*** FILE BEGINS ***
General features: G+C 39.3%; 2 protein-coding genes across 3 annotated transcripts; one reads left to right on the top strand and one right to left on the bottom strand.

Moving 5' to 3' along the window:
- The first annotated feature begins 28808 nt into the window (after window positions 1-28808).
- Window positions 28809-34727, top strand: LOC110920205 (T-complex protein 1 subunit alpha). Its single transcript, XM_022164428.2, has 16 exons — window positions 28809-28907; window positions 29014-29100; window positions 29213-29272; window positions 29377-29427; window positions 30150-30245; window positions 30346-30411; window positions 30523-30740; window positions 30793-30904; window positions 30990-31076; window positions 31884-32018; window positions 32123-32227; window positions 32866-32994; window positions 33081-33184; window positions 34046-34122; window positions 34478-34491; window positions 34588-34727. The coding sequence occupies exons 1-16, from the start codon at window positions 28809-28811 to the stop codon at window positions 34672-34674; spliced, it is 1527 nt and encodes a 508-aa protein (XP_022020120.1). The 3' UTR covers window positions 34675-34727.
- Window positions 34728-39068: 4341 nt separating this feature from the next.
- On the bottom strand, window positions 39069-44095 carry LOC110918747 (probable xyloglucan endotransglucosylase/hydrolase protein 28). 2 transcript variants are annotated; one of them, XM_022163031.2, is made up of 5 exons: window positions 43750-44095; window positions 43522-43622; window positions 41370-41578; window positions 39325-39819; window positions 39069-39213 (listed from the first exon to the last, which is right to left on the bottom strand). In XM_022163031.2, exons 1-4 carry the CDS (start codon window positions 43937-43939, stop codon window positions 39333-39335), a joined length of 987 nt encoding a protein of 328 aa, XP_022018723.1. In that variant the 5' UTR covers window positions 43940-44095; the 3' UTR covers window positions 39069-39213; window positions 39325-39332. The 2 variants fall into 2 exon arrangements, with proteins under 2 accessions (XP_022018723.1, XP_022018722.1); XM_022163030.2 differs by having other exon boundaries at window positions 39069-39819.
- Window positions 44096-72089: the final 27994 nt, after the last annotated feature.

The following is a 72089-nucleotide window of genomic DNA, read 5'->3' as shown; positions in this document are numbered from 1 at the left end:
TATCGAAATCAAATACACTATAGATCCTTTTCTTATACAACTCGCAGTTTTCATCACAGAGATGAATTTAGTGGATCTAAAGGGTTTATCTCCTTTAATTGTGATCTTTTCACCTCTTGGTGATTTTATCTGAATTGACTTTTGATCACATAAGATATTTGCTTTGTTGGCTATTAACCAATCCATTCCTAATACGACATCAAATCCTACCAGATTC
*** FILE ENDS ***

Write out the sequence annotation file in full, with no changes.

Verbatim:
General features: G+C 39.3%; 2 protein-coding genes across 3 annotated transcripts; one reads left to right on the top strand and one right to left on the bottom strand.

Moving 5' to 3' along the window:
- The first annotated feature begins 28808 nt into the window (after window positions 1-28808).
- Window positions 28809-34727, top strand: LOC110920205 (T-complex protein 1 subunit alpha). Its single transcript, XM_022164428.2, has 16 exons — window positions 28809-28907; window positions 29014-29100; window positions 29213-29272; window positions 29377-29427; window positions 30150-30245; window positions 30346-30411; window positions 30523-30740; window positions 30793-30904; window positions 30990-31076; window positions 31884-32018; window positions 32123-32227; window positions 32866-32994; window positions 33081-33184; window positions 34046-34122; window positions 34478-34491; window positions 34588-34727. The coding sequence occupies exons 1-16, from the start codon at window positions 28809-28811 to the stop codon at window positions 34672-34674; spliced, it is 1527 nt and encodes a 508-aa protein (XP_022020120.1). The 3' UTR covers window positions 34675-34727.
- Window positions 34728-39068: 4341 nt separating this feature from the next.
- On the bottom strand, window positions 39069-44095 carry LOC110918747 (probable xyloglucan endotransglucosylase/hydrolase protein 28). 2 transcript variants are annotated; one of them, XM_022163031.2, is made up of 5 exons: window positions 43750-44095; window positions 43522-43622; window positions 41370-41578; window positions 39325-39819; window positions 39069-39213 (listed from the first exon to the last, which is right to left on the bottom strand). In XM_022163031.2, exons 1-4 carry the CDS (start codon window positions 43937-43939, stop codon window positions 39333-39335), a joined length of 987 nt encoding a protein of 328 aa, XP_022018723.1. In that variant the 5' UTR covers window positions 43940-44095; the 3' UTR covers window positions 39069-39213; window positions 39325-39332. The 2 variants fall into 2 exon arrangements, with proteins under 2 accessions (XP_022018723.1, XP_022018722.1); XM_022163030.2 differs by having other exon boundaries at window positions 39069-39819.
- Window positions 44096-72089: the final 27994 nt, after the last annotated feature.

The following is a 72089-nucleotide window of genomic DNA, read 5'->3' as shown; positions in this document are numbered from 1 at the left end:
TATCGAAATCAAATACACTATAGATCCTTTTCTTATACAACTCGCAGTTTTCATCACAGAGATGAATTTAGTGGATCTAAAGGGTTTATCTCCTTTAATTGTGATCTTTTCACCTCTTGGTGATTTTATCTGAATTGACTTTTGATCACATAAGATATTTGCTTTGTTGGCTATTAACCAATCCATTCCTAATACGACATCAAATCCTACCAGATTC